Second frame: I’ve brought the file up inside Adobe Lightroom 2.1 and have selected the “adjustment brush” in the develop module which activates our localized editing. Making sure “smart mask” is checked allows me to paint with my brush in the desired areas and not worry too much about painting over major line contrasts. In other words I was able to select the brush size and type, and then “paint” her face, hands, and arms and have the brush easily and almost automatically stay on the hands, face and arms without spilling over into the rest of the image. Once the areas are painted I fine tune the desired changes, in this case I brought up the exposure on her face almost a full stop, kept the color neutral, and added just a bit of sharpening to her face.
Third frame: Not satisfied with the second frame I opened a second “adjustment brush” area and painted the water behind her and brought it’s exposure down 1.3 stops. You can have as many adjustment brush areas as you want and can go back and forth between the designated areas to fine tune your adjustments. This is much easier and quicker than using layers in Photoshop.
Feature Image: The very last details of this image were done in Photoshop CS3 and include a fine level and sharpening adjustment, conversion from RGB Pro to SRGB for web view, conversion from 16 to 8 bits, and a saved in jpeg format with a health dose of compression to create a file size compatible with a fast loading web page.
Lightroom 2.1 is a very powerful and easy to use package. You can even make your own web galleries and even a web site using Lightroom. You can begin at a beginner stage and move into more advanced feature sets as you go. You’d be surprised how much quickly you can learn to use Lightroom 2.1 to an advanced level in a single day workshop. You could probably master Lightroom in a two day workshop. Compare that to spending months and months learning on your own, or a semester in a community college class.. and you still wouldn’t know all the tips and tricks a pro uses.. without a pro showing you.
Photography News of Interest
There’s another and Exhibit taking place from December 4-7th at the BITEC exhibition hall. You can call for more information at (66) 2-803-7570/1. This exhibit is being billed as “The Greatest International Photo Equipment Exhibition with the most Advanced Technologies in the World of Digital Photography.” See you there! Location map
Sometimes photographers get the rare privilege of being asked to photograph historical figures, and the even rarer privilege of having certain photographs become more famous over time. Cecil Stoughton might not be a household name, but he was the photographer on duty who captured the swearing in of Lyndon B. Johnson after President John F. Kennedy was assassinated. LBJ was sworn in aboard Air Force One. Cecil Stoughton died this week at age 88. You can read more about it here.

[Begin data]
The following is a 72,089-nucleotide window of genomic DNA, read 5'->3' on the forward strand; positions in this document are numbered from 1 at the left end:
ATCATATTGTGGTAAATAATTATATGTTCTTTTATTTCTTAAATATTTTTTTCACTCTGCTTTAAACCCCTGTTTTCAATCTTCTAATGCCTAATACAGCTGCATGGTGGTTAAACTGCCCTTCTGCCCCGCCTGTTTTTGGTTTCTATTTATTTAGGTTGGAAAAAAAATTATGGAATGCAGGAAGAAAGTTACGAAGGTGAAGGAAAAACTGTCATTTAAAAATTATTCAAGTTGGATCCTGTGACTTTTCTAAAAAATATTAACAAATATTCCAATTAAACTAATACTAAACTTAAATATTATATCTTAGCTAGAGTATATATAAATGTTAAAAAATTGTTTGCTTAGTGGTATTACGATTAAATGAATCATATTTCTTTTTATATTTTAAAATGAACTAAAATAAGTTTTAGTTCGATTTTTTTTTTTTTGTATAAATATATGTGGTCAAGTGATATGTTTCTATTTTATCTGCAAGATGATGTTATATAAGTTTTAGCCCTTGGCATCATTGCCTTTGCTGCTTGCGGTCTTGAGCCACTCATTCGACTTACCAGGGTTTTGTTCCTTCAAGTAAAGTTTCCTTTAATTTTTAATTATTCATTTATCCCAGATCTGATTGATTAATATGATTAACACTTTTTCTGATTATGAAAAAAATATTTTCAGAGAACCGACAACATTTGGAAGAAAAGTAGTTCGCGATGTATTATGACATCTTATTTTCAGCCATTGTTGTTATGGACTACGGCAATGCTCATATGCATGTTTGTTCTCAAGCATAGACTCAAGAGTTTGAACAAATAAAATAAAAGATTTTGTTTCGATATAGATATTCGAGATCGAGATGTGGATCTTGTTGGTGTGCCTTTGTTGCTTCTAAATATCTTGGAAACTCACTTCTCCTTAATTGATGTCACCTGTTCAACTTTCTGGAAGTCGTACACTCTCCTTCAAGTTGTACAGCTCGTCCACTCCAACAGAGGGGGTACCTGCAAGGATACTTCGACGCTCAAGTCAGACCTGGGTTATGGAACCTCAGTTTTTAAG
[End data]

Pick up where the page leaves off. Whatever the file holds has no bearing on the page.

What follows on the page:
How’ve you been? As you may remember, you shot some pictures of my (now) wife and me for our wedding invitation about a year ago.
Just so you know, the wedding invites turned out great, and we got a lot of positive comments about the photo we put on there. Thanks again for that!
Although I’m not even considering myself an amateur photographer (I usually carry a point and shoot on my travels, but to say it’s a proper hobby is a bit of a stretch), but I’ve read your weekly submissions to Stick’s website, and I have to admit I find it very interesting. I don’t have the necessary cash at the moment to make it a hobby, but who knows, in the next few years I might just give it a shot and buy myself a DSLR. In the mean time I’ll continue to follow your column, and perhaps I can learn some things that are also useful for a point and shoot camera.
I’ve been living in Thailand for over 4 years in total now, and during this time I did take more than 1000 pictures while in Bangkok and while travelling. All point and shoot work mind you, but every once in a while you get a few nice ones in there that (in my opinion) are above average. I’d like to submit a few of these shots for your weekly, and I hope you find some of them worthwhile to post in your column.
Don’t think I need to explain where this was. A friend of mine actually came up with the idea to capture the reflection in the water. Was still very much oblivious to photography at the time. Taken in 2004.
A rice paddy while on a trek in Chiang Mai. 2004.
You mentioned Doi Suthep 2 weeks ago in your column, and that the view of Chiang Mai is supposedly very nice on a clear day. This is what I managed to get when I was there (2004).